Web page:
My son was three when the pain started. I’d always been an actively involved parent. I took pride in my parenting. Sitting on the floor playing games with him, reading stories with him on my lap. Going for walks, taking him to Gymboree classes. And suddenly that needed to stop. I could barely walk and I was in agony most of the time. I went through a barrage of doctors all trying to figure out what was wrong with me. And in the midst of all the tests I went through and all the doctors I saw, I needed to find a way to still be a good parent to my little guy. I mourned the things I used to be able to do. But it just wasn’t my reality anymore. Here are some things I learned along the way:
- Don’t try to hide it. Children are smart and intuitive, they know when you’re hurting. In the beginning if my son asked me what was wrong I would say nothing. But that only ended up confusing him. When we started to open up a dialogue about what I was going through, I was surprised at how much he understood even at three.
- You can still do the things you used to do-just differently. Since I could no longer sit on the floor with him, he would sit beside me on the couch or in the chair beside me. Since he could no longer sit on my lap, he would sit beside me as I read, or stand beside my bed if I couldn’t get up at all that day. I found other people to take him to Gymboree or music lessons when I couldn’t. Since I was home with him during the day my husband made lunches for us the night before.
- When it was time for school, I drove him instead of walking. When I couldn’t drive, a neighbour or a family member would take him. It became important for me to let go of control and be ok with relying on others for help.
- Asking for your child’s help. When my son was old enough I was able to ask him for help if I needed it. Careful to not take advantage, but there were days that he was home with me and I needed his assistance. I think he felt good to help out and I believe it helped to teach him responsibility. He’s been making his own lunch since he was 6.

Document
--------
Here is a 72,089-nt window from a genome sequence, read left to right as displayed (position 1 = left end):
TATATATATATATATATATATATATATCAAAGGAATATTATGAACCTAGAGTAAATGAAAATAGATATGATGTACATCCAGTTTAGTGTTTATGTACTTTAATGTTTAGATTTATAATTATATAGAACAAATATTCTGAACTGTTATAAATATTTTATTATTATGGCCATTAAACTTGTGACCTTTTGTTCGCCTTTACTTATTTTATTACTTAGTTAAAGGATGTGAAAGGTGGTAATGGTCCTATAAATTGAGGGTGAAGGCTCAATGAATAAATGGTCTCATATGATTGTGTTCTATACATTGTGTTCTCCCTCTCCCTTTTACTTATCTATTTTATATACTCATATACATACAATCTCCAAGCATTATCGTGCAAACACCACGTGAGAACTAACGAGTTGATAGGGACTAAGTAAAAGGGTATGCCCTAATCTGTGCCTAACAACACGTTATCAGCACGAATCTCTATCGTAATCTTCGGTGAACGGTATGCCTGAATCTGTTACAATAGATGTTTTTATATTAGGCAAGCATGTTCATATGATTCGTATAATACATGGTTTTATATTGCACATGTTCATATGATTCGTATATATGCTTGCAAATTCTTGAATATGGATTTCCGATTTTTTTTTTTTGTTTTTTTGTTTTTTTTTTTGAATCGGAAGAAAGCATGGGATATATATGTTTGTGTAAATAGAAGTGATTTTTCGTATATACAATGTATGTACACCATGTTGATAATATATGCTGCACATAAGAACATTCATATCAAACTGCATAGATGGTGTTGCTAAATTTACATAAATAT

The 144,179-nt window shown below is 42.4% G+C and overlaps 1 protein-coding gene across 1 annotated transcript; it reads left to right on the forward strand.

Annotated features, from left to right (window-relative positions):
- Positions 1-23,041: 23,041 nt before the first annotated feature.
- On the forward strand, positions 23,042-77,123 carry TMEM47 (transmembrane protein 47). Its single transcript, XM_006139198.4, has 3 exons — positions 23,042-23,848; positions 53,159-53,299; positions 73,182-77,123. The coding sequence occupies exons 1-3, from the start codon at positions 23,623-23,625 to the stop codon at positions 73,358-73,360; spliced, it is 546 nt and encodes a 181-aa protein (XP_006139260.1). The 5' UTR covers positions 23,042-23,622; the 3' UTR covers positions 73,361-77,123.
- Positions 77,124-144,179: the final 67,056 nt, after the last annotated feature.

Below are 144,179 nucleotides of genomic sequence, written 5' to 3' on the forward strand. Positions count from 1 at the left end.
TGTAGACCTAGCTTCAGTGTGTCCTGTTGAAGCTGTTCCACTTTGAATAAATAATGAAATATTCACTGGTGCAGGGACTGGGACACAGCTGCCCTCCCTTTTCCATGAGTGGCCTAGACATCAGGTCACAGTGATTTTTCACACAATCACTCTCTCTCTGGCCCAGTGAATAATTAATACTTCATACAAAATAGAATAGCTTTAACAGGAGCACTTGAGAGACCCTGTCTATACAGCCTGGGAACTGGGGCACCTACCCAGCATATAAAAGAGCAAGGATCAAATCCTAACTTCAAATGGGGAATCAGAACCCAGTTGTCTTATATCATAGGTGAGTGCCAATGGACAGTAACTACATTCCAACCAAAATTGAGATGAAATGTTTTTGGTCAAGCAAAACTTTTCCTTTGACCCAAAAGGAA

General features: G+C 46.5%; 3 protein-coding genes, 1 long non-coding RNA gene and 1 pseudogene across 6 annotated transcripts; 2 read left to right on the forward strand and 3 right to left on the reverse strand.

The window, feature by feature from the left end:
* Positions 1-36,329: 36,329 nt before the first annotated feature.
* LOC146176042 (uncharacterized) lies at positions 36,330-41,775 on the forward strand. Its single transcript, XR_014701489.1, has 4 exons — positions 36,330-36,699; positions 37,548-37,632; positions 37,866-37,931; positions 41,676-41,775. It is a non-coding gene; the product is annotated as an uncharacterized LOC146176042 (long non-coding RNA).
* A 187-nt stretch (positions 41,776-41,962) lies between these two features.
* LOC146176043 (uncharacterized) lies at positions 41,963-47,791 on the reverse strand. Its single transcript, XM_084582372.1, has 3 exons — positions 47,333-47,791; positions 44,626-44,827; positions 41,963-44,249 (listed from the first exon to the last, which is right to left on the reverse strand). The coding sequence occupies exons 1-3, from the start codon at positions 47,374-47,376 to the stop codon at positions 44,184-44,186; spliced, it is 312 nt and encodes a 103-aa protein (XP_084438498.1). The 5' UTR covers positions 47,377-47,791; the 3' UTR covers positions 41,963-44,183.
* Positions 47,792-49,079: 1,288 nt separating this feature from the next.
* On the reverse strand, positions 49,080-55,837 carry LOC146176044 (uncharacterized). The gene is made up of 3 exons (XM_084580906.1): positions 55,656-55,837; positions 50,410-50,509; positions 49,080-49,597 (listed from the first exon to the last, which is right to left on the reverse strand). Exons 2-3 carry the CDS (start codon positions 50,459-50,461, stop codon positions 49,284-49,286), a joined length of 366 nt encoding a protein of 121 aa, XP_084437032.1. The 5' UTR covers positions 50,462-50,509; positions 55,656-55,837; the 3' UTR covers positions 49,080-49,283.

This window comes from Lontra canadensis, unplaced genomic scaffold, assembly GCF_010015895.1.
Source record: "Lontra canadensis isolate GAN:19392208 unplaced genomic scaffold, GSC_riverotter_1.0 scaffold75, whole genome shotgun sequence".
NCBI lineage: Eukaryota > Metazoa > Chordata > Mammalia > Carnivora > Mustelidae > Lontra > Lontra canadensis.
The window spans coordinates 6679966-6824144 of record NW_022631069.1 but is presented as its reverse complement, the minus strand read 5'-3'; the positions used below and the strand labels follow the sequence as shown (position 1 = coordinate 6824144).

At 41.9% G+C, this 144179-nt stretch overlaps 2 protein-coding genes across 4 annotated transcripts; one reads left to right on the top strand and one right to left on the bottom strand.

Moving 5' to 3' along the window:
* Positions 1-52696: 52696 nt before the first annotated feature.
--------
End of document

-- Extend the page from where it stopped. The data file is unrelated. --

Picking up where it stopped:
- Empathy. I know seeing me in pain was hard for him. I also know that it has helped to teach him empathy. He now wants to be a doctor and help others who are in pain or suffering.
Parenting in pain is not easy. There are still times when I can be overcome with guilt and wonder if I’ve given him the best life I could. But when I look at the evidence all around me I know without a doubt I’ve done the very best possible. And really that’s what our children deserve-our very best no matter what that looks like. So, don’t be hard on yourself. Take each day as it comes. Forgive yourself. Let go of what might of been. Enjoy the time you do have and make the most of each moment.
Motivation? What’s that? I haven’t been writing for some time, I just haven’t felt inspired. Not inspired to write, not really inspired to do anything. I know what you’re thinking, what happened to all that motivation and zest from the beginning of the year? And the truth is I have no idea. I guess it happens to the best of us. We find ourselves suddenly stagnant, no longer moving forward. We set goals and they seem so far away we worry we’ll never reach them so we just stop moving toward them. The plus side is I don’t think I’ve moved backward.
At the beginning of the year I talked about a revolution. And I still want one. All it takes is making the choice to take that small step forward. The choice to do things a little differently. It’s never too late to start up again. And this post for me is that first step.